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Title: A post-multicultural era : implementing diversity policy in Amsterdam, Antwerp and Leeds
Author: Schiller, Maria
Awarding Body: University of Kent
Current Institution: University of Kent
Date of Award: 2012
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Understanding contemporary integration policy concepts in view of a purported post-multicultural era is key for the development of future integration policies . In recent years the concept of diversity has appeared as a way of giving a more positive, business oriented touch to local integration policies in European cities. However, to date there has been little empirical research on how the introduction of this concept has changed our approach of integration. It is unclear whether the aim is to activate individual talents to make society more productive or to continue pursuing equality of ethnic and cultural minorities. Is diversity just continuing with the ideas and activities of previous multicultural policies under a new label? Given the lack, of a theoretically - based definition of diversity, this thesis identifies how diversity is defined in practice. It focuses on experiments with diversity as a new integration policy in Amsterdam, Antwerp and Leeds, where municipal 'diversity officers' are implementing this policy. My thesis develops a new method, the 'research traineeship' which involves participant observation and the development of a close and reciprocal relationship between researcher and researched during an extended stay. In doing so, the thesis provides valuable insight into the very heart of what it means to govern integration today. The main argument is that diversity is not only a new name for multicultural policies, but also introduces new substance. Diversity policy in practice combines different policy elements, incorporating ideas from multiculturalism and more recent policy elements, which emphasize security and civic virtues. Diversity policy pursues different and sometimes contradictory motives, such as profitability, equality, addressing conflict, and ), responsibility. The empirical research carried out in the three cities shows precisely how local administrations in charge of implementing diversity deal with the challenge of reconciling these different motives, which is additionally complicated by the high symbolic value of the diversity concept. Furthermore, the research demonstrates that diversity policy coincides with a shift to a more neo- liberal form of governance, which re-defines the role and position of officials, politicians, civil society actors, and citizens and their relationship and forms of interaction. A professionalization of diversity officers is suggested as a strategic response for ensuring the successful implementation of diversity policies in the future.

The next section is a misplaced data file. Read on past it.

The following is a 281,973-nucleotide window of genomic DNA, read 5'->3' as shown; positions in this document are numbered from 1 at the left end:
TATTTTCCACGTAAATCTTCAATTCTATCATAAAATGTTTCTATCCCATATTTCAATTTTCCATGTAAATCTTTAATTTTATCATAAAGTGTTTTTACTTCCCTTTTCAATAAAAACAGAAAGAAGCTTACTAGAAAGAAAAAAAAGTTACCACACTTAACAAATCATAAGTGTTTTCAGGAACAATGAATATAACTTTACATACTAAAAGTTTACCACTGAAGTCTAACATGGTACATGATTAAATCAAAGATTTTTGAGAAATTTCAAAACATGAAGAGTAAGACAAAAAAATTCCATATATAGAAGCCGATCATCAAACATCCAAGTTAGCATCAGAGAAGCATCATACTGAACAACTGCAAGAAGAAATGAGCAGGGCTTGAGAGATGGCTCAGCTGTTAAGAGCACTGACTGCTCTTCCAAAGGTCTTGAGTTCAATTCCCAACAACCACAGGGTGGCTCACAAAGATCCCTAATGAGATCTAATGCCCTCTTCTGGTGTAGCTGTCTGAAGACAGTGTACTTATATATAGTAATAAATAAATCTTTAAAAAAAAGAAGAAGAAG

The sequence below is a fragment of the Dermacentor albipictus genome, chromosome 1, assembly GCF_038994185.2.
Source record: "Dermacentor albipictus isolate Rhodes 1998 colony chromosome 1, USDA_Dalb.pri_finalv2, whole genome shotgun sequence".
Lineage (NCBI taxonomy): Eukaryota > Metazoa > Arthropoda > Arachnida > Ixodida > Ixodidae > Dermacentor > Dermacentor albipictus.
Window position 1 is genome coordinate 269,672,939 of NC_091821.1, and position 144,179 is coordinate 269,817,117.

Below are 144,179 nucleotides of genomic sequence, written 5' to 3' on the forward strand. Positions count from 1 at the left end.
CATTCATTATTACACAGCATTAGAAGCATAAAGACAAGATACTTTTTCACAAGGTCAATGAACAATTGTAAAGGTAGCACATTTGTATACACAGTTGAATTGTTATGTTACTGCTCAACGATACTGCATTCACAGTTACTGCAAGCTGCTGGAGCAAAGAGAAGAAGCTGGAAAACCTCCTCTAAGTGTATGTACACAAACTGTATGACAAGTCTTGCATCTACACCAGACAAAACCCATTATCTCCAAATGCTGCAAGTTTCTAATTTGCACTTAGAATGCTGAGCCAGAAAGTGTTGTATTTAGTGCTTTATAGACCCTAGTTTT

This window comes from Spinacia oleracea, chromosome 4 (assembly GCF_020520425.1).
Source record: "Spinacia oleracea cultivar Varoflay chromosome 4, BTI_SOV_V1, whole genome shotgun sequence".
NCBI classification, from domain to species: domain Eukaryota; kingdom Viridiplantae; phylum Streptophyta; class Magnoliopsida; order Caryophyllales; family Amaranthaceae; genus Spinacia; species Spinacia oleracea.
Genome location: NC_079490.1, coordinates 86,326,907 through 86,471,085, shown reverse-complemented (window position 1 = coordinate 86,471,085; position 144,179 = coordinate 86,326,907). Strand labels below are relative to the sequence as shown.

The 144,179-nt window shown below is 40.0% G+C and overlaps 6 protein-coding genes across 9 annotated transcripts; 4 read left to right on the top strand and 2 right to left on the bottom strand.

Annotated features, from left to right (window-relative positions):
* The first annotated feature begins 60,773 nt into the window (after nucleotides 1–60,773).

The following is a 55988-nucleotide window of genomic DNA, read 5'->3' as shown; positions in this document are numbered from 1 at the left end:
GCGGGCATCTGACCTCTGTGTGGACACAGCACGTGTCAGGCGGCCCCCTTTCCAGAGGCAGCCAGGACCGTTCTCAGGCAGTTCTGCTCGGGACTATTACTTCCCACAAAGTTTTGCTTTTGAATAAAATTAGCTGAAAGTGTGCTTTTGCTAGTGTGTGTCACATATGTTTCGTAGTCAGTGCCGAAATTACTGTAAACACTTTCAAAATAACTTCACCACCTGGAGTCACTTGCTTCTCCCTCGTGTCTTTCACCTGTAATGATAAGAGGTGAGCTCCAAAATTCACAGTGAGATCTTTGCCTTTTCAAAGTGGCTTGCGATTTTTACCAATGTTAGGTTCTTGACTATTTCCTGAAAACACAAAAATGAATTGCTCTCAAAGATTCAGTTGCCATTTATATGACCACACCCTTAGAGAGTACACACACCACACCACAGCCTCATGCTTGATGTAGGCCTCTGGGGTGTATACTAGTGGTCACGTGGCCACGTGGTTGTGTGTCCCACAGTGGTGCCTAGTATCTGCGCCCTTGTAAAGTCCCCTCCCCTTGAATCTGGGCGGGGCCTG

Supervisor: Not available Sponsor: Not available
Qualification Name: Thesis (Ph.D.) Qualification Level: Doctoral
EThOS ID:  DOI: Not available